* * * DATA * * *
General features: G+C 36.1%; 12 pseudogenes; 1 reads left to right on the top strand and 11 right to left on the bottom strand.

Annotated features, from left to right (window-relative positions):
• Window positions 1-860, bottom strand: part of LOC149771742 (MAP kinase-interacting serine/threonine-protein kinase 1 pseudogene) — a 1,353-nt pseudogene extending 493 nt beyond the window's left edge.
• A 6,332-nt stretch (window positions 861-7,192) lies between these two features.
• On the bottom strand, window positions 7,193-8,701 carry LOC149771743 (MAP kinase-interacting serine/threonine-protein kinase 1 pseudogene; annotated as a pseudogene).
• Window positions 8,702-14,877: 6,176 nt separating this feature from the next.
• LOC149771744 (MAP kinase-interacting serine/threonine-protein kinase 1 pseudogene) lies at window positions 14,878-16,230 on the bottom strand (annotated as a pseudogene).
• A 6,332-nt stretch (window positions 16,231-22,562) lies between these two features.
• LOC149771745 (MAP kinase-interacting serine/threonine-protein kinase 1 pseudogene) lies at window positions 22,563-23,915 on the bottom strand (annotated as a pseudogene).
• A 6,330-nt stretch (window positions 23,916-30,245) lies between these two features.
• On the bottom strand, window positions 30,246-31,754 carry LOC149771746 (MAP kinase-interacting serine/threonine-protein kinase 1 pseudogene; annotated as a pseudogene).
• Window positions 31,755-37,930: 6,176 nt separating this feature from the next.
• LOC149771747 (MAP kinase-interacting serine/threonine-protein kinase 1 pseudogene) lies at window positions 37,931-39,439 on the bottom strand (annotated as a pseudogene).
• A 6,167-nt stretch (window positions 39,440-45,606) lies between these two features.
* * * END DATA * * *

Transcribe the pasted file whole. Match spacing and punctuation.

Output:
General features: G+C 36.1%; 12 pseudogenes; 1 reads left to right on the top strand and 11 right to left on the bottom strand.

Annotated features, from left to right (window-relative positions):
• Window positions 1-860, bottom strand: part of LOC149771742 (MAP kinase-interacting serine/threonine-protein kinase 1 pseudogene) — a 1,353-nt pseudogene extending 493 nt beyond the window's left edge.
• A 6,332-nt stretch (window positions 861-7,192) lies between these two features.
• On the bottom strand, window positions 7,193-8,701 carry LOC149771743 (MAP kinase-interacting serine/threonine-protein kinase 1 pseudogene; annotated as a pseudogene).
• Window positions 8,702-14,877: 6,176 nt separating this feature from the next.
• LOC149771744 (MAP kinase-interacting serine/threonine-protein kinase 1 pseudogene) lies at window positions 14,878-16,230 on the bottom strand (annotated as a pseudogene).
• A 6,332-nt stretch (window positions 16,231-22,562) lies between these two features.
• LOC149771745 (MAP kinase-interacting serine/threonine-protein kinase 1 pseudogene) lies at window positions 22,563-23,915 on the bottom strand (annotated as a pseudogene).
• A 6,330-nt stretch (window positions 23,916-30,245) lies between these two features.
• On the bottom strand, window positions 30,246-31,754 carry LOC149771746 (MAP kinase-interacting serine/threonine-protein kinase 1 pseudogene; annotated as a pseudogene).
• Window positions 31,755-37,930: 6,176 nt separating this feature from the next.
• LOC149771747 (MAP kinase-interacting serine/threonine-protein kinase 1 pseudogene) lies at window positions 37,931-39,439 on the bottom strand (annotated as a pseudogene).
• A 6,167-nt stretch (window positions 39,440-45,606) lies between these two features.